Written by Megan Caruso
Photo credit: Stephen Bondio Photography
Even after withstanding five name changes, dozens of producers and flaky sponsors, the annual electronic music festival held in Detroit’s Hart Plaza each Memorial Day weekend is the same festival that the city originally set out to host 18 years ago. Known to us now as Movement Electronic Music Festival, the fest has had a long history of transformation and expansion with the help of Detroit love.
Let’s take it back to the beginning, when the locals called it “Tech Fest,” and the main organizing forces behind the idea were a few local DJs, producers and music-lovers.
2000: As one of the first three-day electronic festivals in the country, Detroit Electronic Music Festival (DEMF) debuts for the first time. The fest gathers over one million attendees, all free of charge. In the first few years, the festival was known for its open accessibility and also for the wealth of volunteers that helped make it all possible. The extra spending cash from those million people went back into the city instead, creating a small economy boost. Officials happily supported the idea of another year.
2001-02: The fest is dubbed the Focus Detroit Electronic Music Festival thanks to a hefty sponsorship from Ford Motor Company. The festival used that donation to launch a TV ad campaign to get the word out and to continue to let all attendees in free of charge.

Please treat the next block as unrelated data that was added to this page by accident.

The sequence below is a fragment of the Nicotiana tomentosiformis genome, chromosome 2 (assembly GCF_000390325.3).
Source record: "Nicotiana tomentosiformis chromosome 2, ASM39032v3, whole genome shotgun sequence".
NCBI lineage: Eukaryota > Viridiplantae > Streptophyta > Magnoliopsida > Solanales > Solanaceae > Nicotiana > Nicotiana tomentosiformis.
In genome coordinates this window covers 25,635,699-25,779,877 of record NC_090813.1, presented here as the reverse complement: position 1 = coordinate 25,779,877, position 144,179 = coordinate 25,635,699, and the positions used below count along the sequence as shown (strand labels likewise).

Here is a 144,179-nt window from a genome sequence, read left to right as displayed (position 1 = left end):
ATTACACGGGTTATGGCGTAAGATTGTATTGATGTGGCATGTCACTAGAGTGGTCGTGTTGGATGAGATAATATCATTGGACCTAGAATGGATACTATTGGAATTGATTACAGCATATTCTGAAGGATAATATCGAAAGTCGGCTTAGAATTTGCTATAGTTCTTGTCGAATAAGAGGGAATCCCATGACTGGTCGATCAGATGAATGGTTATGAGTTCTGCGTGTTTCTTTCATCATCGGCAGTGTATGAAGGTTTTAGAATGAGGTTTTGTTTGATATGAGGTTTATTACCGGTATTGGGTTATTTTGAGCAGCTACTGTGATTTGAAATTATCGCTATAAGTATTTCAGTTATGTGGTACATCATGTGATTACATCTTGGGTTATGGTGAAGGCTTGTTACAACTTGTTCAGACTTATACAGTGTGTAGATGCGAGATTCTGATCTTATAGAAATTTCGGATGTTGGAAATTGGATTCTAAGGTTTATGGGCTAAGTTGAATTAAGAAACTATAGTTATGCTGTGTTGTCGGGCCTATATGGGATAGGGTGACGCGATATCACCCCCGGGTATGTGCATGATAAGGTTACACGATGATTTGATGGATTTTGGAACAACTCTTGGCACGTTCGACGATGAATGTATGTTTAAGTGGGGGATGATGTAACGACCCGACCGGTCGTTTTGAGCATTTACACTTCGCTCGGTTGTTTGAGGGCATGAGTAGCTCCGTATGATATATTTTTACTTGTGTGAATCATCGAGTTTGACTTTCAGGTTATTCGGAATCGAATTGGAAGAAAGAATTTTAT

2003-04: The city withdraws its funding under now-infamous Detroit Mayor Kwame Kilpatrick, but promises Hart Plaza as a guaranteed venue. Derrick May, an early electronic producer from Detroit, stepped in to gather donations to help the fest continue. Now simply called Movement, the festival was just hardly scraping by.
2005: The Fuse-In Detroit festival (the fourth name change in five years) charges attendees entry to Hart Plaza for the first time. Without help from the city, the fest still costs more to produce than ticket sales can afford.
2006-Present: Local Detroit event production company Paxahau takes over the festival and reverts the festival’s title back to Movement. The same guys are out here running the festival today, providing you with an underground experience unmatched by any city for the last 12 years.
Movement Electronic Music Festival thrives in Detroit because of the local companies, artists, producers and sponsors that helped to get it off the ground. This year (and most years) Detroit-native Carl Craig will be spinning on opening night. Hint: he’s one of the original founders from DEMF 2000. This festival is 18 years in the making, and the only way to feel how truly remarkable it is to be a part of it is to dance with 40,000 of your closest friends on the Detroit River.
Click here for tickets and more details on this year’s celebration.